What if there was a way to reduce the number of mosquitoes in Collier County by limiting how many new mosquitoes were produced? Happily, there is a way, and here’s the best part: it’s completely natural.
By applying the insecticide Bacillus thuringiensis israelensis (Bti) to standing water, the Collier Mosquito Control District is targeting mosquitoes in their larval stage of development. That means we are essentially interrupting the lifecycle of the biters, helping us meet our mission to reduce the threat of disease and
securing the comfort of Southwest Florida residents and visitors.
A quick reminder about the lifecycle of mosquitoes: there are four stages to a mosquito’s life and the key factor to their survival is water. A female lays her eggs in or near water, which hatch into larvae, or “wigglers.” Southwest Florida’s heat and humidity allow those wigglers to mature into pupae in about a week. Then, in only a day or two, a full-fledged flying adult mosquito emerges from the pupae, resting on the surface of water until its wings are dry.
Bti is a naturally occurring bacterium found in soils around the globe. Its spores kill mosquito larvae in the water (as well as blackfly and fungus gnat larvae), but is harmless to other living things including animals, plants, fish and people. By dispersing Bti to waters known to produce abundant mosquitoes, the larvae do not mature into adults.
Larval control has become a vital component of the District’s Integrated Mosquito Management (IMM) program, and we saw a 40 percent increase in our larviciding efforts last year. Larviciding involves the application of insecticides registered with state and federal agencies. At the state level, the Florida Department of Agriculture and Consumer Services (FDACS) is tasked with ensuring compliance and regulates and licenses mosquito control programs.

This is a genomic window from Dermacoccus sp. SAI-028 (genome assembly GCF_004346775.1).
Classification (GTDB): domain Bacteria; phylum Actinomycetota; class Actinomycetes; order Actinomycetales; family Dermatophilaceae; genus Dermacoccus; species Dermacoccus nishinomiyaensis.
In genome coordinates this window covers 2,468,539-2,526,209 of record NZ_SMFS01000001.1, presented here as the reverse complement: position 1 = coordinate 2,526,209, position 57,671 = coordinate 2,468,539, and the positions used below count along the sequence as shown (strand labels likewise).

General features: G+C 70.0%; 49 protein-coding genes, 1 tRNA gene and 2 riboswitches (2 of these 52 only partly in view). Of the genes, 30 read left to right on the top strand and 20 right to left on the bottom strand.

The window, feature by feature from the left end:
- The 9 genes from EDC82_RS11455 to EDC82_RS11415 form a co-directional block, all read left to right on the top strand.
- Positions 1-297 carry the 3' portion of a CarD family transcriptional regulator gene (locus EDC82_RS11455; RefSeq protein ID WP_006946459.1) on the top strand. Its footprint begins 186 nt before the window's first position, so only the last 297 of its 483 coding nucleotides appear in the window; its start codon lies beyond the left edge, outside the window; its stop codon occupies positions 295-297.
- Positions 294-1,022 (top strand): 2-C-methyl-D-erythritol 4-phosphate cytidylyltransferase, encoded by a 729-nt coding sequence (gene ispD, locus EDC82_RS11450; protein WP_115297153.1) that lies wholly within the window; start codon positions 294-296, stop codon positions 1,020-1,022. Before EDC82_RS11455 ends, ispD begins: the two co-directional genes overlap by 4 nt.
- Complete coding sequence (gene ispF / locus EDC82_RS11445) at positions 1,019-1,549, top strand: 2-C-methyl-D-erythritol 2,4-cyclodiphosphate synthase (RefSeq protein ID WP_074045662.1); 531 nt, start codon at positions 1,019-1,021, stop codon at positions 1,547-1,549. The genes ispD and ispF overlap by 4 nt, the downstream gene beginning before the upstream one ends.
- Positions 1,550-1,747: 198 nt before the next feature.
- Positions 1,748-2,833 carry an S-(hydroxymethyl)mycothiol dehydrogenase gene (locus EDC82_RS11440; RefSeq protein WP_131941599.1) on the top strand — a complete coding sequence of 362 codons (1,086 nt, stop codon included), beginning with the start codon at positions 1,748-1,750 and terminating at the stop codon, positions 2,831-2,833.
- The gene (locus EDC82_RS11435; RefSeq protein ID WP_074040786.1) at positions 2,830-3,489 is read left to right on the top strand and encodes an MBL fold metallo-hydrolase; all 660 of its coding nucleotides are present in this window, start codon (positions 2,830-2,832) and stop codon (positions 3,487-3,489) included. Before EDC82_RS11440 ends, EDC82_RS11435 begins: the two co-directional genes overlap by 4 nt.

Surveying the waters in Collier County for larvae is a continual task for the District’s Field Technicians. From extending long handled white dippers into roadside ditches to looking for patterns of roiling mosquito larvae in larger ponds, these professionals are trained to keenly detect signs of the wigglers. During the Spring months, salt marsh mosquito larvae can even be seen in large, teeming “balls” from helicopters as they fly over coastal bays. Once detected – or anticipated – the District has numerous options to disperse the larvicides. Technicians drop Bti briquettes into storm drains, and drones are equipped to drop them into inaccessible habitat areas. Smaller areas can be treated via handheld sprayers of liquid Bti
Technicians are able to treat small areas of water with spray nozzles mounted in the front grill of their trucks. Drivers can direct the larvicide spray from inside the cab, applying it to roadside ditches, swales, retention ponds, and other small bodies of water.
Larger trucks are mounted with A-1 Mister and Buffalo Turbine equipment which disperse liquid Bti via an ultra-low volume aerosol mist, allowing the product to drift into inaccessible areas in residential areas. The mist is perfect for reaching the numerous containers of standing water found around homes that may be providing mosquito breeding grounds.
Finally, the District’s helicopters are fitted with systems that apply Bti granules to larger swaths of land. The granules are similar in size to kitty litter, and when dissolved in water can provide up to 60 days of larval control.
Even though we can see a slight trend in decreasing adult mosquitoes as the use of larvicides increase, we are not able to disperse enough larvicide to end aerial treatments for adult mosquitoes. The very basis of Collier County’s geography ensures there is ample habitat for mosquitoes to continue breeding well beyond the reach of the District’s resources.
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